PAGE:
Foreword, SM

Translator's Foreword

“An ancient Earth adage says, ‘There is nothing
new under the sun.’  Perhaps the phrase should
now become, ‘There is nothing new among
the stars.’”
– from Amb. Tarrant Hergard’s speech
upon the admission of Earth into the
Confederation of Planets, delivered
on Krisí’i’aid on 6.20.60 (old cal. 2815)
“This happens to be a myth of the At’in’zei
that we find ourselves in.  One manifestation
of unreality.  Everything is relative to how you
see it, you know.  Did it ever occur to you
that this tale of yours exists in many worlds? 
Of course it did not.”
 – Words of Thru’tei’ga’ma the Seer,
spoken to Ki’shto’ba Huge-Head in
Mik Na’wei’tei’zi
When I first encountered the Shshi – the intelligent termite species of the planet G. Gwidian – the Remembrancer (bard and historian) of the fortress called Lo’ro’ra was an individual named Di’fa’kro’mi.  During my second visit, I learned that Di’fa’kro’mi planned to accompany the Warrior called Ki’shto’ba Huge-Head on a journey of adventure inspired by my own clumsy efforts to amuse the Shshi with stories taken from the Odysy and other tales of Earth. 
I did not see either of these individuals again until circumstances brought Di’fa’kro’mi back to Lo’ro’ra years later, but I often heard rumors of their exploits in the course of my frequent sojourns among the Shshi.  In the sixteen years that have passed since the Remembrancer returned home, I have visited the termite planet only three times, in 230, 235, and 241.  During the two earlier visits, I found Di’fa’kro’mi functioning as a sort of éminence grise; while he never reassumed the official duties of Remembrancer or took an active part in the governance of the fortress, his influence has been enormous on several generations of Shshi, and indeed on the very nature and destiny of Shshi culture.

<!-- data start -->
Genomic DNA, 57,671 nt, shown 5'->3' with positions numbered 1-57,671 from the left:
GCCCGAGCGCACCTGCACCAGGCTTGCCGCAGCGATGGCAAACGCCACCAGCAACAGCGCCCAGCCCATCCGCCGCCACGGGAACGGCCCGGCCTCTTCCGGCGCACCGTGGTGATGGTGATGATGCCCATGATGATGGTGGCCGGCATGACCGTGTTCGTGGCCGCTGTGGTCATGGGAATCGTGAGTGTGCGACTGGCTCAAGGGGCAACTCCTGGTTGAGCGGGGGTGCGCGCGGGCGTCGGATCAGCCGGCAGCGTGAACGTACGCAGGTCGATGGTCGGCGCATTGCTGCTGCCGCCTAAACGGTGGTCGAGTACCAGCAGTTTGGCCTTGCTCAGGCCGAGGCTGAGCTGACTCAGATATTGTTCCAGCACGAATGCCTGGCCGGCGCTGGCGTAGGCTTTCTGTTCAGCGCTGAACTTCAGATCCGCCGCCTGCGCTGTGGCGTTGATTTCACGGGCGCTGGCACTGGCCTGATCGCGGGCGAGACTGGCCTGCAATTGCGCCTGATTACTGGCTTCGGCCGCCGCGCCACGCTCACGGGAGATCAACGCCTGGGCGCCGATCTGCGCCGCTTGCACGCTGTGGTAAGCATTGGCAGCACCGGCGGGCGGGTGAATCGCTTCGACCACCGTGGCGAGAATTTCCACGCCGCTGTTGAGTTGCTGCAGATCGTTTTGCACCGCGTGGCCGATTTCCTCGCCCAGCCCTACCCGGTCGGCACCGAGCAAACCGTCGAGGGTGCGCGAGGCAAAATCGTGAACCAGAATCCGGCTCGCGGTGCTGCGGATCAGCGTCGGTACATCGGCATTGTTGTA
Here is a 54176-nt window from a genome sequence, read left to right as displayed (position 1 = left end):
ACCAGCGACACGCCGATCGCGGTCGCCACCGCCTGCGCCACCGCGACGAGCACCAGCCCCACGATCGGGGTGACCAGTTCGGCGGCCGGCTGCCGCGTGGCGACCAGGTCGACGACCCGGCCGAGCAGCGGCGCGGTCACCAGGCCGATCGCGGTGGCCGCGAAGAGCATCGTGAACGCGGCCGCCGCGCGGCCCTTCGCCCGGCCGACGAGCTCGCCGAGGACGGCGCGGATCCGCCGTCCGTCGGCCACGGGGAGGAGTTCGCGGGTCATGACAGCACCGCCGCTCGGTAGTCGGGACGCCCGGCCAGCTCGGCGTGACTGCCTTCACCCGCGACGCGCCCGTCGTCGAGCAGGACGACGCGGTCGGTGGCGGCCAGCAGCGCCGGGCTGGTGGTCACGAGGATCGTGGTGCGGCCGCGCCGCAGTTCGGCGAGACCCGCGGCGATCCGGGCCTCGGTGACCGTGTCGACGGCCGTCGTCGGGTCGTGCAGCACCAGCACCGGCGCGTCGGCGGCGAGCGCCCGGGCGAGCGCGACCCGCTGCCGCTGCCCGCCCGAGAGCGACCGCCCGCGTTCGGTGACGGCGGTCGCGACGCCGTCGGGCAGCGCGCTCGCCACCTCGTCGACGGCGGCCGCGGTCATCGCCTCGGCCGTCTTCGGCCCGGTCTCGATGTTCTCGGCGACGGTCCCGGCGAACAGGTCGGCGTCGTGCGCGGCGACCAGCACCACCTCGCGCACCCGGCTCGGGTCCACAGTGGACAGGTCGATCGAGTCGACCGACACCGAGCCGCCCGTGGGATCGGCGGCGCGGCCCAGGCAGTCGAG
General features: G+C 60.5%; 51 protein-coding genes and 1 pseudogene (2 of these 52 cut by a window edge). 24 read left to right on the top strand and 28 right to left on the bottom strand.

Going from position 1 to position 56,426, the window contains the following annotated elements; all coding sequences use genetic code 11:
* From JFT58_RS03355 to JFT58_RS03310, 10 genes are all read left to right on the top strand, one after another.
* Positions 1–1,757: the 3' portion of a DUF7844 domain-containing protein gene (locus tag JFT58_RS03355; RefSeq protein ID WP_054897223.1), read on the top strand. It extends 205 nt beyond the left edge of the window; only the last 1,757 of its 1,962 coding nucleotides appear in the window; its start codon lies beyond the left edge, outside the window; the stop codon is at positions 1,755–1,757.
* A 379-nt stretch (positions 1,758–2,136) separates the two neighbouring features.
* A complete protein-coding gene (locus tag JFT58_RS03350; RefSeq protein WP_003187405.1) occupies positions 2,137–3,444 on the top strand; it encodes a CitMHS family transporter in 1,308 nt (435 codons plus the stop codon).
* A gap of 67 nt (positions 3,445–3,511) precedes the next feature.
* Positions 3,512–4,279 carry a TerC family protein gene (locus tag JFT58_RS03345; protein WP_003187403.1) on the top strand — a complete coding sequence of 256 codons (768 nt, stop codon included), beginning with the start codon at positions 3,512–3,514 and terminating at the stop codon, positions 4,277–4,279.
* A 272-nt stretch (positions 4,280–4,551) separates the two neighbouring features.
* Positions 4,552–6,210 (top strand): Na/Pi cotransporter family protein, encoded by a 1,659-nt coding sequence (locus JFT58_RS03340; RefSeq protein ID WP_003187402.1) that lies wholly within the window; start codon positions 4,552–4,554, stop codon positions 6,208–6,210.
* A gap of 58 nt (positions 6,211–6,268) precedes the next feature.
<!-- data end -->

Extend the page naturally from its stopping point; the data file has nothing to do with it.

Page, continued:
For something remarkable occurred during that period:  Di’fa’kro’mi the Remembrancer invented a system of writing for the Shshi language!  I am forced to acknowledge with some chagrin that I and other “Star-Beings” played an unintentional role in this development.  Although we never attempted to teach the Shshi anything about writing, Di’fa’kro’mi noted the peculiar markings that appeared on our ports and readers.  When in his later life he found the leisure to reflect upon his observations, he deduced the nature of these markings and made the logical leap.  In my visits in 230 and 235 he showed me his efforts and sought my advice, which I refused to give, preferring to let cultural evolution take its already contaminated course.